Mountains and more mountains – I have reached Jorethang. Do not remember much of the journey till that place, maybe there was nothing to remember. Normally, a cab to Yuksom would be available every 30 minutes from there but on that particular day, I spent close to 4 hrs waiting for the one. Anyways, I met this young person from a nearby village who is going to see his sister over a weekend and is also waiting for his cab. We both decided to explore this small hill town and its market. We had some interesting conversation and we also managed to take keys from army personnel for a Buddhist temple that is situated at the top of a small hill. It is surprising that no one was there and the temple was locked. Anyways, we had a good view of the whole town, clicked some pictures and off we go. I boarded my cab and reached Yuksom in the evening, enjoying and admiring nature and local culture en route.
The first thing I did after reaching Yuksom is to get into my hotel room and had a nice-n-long shower. Then I called the contact person from that travel company. As it turns out, that company has outsourced this trip to a local agency called Red Panda and I have to co-ordinate with them for everything. I went to meet this guy in his office and immediately been welcomed with a bucketload of positive vibes. From there on it was only up, up and up. The guy who runs this agency is very friendly and accommodating. He has such a wonderful and healthy environment around him that anyone can feel at home and relax within seconds. Cool cafes, 1 budding marathon runner, lots of traveling souvenirs (I got one myself) and an exodus of foreign tourists. He asked me about my journey and briefed me about what lies ahead. Later on, I met my would-be colleagues on this trek. Incidentally, in the group of 6 people – I’m the only Indian.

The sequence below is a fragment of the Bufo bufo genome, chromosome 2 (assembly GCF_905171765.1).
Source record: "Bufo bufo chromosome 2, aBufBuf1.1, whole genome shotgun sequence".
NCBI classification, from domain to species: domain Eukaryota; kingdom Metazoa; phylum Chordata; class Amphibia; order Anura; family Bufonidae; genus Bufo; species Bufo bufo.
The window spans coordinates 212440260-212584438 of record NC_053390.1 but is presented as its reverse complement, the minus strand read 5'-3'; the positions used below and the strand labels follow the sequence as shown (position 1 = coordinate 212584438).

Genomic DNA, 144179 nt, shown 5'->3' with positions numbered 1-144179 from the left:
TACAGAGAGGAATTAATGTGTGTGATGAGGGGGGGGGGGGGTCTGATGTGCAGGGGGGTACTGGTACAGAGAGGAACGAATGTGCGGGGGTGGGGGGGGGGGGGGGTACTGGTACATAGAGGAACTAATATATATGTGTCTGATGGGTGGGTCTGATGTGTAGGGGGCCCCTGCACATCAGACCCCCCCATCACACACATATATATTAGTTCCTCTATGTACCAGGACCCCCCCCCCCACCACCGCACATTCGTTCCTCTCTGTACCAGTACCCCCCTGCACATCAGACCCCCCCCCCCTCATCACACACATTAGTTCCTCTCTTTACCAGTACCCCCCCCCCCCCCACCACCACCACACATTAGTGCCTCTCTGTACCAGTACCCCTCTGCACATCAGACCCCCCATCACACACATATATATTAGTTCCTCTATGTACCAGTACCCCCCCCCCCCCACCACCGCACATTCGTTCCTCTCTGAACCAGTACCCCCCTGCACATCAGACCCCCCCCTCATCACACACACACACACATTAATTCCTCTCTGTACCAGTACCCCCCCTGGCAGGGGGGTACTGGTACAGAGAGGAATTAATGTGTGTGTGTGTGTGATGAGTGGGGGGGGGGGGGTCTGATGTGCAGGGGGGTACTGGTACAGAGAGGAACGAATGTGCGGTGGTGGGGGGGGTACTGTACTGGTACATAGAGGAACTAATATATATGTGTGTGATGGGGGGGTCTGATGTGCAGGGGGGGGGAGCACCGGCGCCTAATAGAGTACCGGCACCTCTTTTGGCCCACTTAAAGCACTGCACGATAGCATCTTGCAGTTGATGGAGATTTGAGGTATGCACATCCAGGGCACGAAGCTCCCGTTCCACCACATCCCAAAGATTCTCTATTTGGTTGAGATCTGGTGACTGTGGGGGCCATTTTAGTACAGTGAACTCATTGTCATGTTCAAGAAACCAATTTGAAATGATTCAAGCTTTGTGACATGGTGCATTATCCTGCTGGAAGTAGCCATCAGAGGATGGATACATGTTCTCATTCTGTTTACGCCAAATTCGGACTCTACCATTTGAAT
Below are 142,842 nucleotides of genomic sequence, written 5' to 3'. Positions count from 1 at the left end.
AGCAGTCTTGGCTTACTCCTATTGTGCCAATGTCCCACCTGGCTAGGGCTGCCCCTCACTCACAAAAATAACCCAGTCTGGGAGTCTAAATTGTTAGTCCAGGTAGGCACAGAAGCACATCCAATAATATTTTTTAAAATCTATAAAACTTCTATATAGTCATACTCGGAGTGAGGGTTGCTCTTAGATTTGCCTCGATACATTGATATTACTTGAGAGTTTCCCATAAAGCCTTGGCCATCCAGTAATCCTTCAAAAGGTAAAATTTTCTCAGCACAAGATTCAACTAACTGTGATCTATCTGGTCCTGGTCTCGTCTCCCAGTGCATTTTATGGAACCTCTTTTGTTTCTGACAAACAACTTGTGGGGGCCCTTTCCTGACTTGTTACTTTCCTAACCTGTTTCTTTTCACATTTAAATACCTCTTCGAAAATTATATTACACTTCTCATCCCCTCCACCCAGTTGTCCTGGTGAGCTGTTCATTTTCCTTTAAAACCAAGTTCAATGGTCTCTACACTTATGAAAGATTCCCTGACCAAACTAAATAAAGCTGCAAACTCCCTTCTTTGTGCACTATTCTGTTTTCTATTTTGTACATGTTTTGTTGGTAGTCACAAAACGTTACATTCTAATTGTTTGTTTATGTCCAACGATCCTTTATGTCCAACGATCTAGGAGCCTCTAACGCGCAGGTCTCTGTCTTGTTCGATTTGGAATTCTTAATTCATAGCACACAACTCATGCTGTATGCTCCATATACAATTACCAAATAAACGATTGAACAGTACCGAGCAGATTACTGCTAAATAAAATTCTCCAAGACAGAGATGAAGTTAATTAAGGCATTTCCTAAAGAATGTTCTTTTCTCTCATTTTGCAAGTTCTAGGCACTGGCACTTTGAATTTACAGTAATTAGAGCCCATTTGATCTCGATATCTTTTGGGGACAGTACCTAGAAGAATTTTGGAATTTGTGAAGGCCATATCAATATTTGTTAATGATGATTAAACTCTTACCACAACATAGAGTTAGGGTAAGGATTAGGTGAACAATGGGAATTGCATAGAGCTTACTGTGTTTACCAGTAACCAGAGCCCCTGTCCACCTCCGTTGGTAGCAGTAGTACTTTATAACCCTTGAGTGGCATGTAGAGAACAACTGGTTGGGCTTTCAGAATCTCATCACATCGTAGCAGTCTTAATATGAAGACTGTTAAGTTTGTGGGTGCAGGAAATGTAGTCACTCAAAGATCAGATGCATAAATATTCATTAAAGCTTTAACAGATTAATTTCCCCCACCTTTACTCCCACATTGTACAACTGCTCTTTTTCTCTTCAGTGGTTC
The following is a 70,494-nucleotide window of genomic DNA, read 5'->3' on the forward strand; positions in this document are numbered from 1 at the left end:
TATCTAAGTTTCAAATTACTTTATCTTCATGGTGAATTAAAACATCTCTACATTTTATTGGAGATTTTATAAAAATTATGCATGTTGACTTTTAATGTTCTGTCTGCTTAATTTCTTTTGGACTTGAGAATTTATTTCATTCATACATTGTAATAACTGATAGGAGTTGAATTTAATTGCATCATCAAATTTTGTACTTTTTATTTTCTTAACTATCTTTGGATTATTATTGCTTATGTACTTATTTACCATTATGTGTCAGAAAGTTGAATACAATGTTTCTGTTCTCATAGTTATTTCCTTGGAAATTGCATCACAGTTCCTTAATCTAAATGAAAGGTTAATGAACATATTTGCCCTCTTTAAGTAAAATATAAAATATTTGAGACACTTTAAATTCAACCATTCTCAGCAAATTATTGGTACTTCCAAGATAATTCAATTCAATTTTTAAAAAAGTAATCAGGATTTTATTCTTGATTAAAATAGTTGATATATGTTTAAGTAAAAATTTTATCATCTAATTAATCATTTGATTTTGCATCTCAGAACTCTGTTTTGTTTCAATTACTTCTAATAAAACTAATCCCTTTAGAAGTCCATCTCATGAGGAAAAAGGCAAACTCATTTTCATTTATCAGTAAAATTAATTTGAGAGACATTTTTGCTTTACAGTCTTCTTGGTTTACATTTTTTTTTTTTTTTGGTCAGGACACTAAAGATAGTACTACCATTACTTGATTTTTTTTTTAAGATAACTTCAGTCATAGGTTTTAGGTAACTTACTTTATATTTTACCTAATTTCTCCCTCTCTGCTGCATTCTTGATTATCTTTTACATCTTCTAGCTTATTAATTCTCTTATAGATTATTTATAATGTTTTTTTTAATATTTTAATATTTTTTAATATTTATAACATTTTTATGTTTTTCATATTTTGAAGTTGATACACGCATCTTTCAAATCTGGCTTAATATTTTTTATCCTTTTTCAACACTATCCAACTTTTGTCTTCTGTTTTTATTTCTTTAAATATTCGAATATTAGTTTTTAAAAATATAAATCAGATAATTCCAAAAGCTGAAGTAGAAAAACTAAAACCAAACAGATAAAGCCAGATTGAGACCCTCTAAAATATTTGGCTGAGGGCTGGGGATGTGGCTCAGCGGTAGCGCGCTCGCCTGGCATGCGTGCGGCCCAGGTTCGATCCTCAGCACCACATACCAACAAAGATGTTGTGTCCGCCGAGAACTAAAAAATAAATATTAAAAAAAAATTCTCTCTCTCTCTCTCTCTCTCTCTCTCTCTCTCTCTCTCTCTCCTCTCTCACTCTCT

Next day, early in the morning we started on our 8-day trek. Lavish food, interesting conversation's and lots of games characterize these 8 days. One good thing about foreigners is that they do not stop every half an hour when trekking. It suits me perfectly. It also means that we reach our day end destination before time every day and has plenty of time to play, explore, interact or for some personal time as well.
Luckily, we are in the second batch of the season, so there aren’t too many groups following our route day-to-day. However, there was this 1 group who was having the same itinerary and halting spot as ours every day so we get to interact with those people as well on and off. Mostly, during the trek, everyone held on to their own pace and catch everyone else on and off during the day. Although except one couple from Netherland, everyone else is from a different country (Italy, Canada, England and India of course), we gelled together pretty early and very well. All of us has interesting insights and amazing stories to share. I cannot undermine the importance of support group – trek leader, her assistant, the cook and others. They were helpful every single time and we get luxurious food (considering the conditions).
Goecha la trek – what can I possibly write to explain it. Every day was different and we walked for hours on different kind of textures from a muddy steep trail to grassy meadows to snow-kissed rocks. One has to be there to experience it. However, I would like to write about this one day which was the highlight of these 8 days – the 6th day – the day when we have to go to the farthest point and nearest to the Kanchenjunga mountain.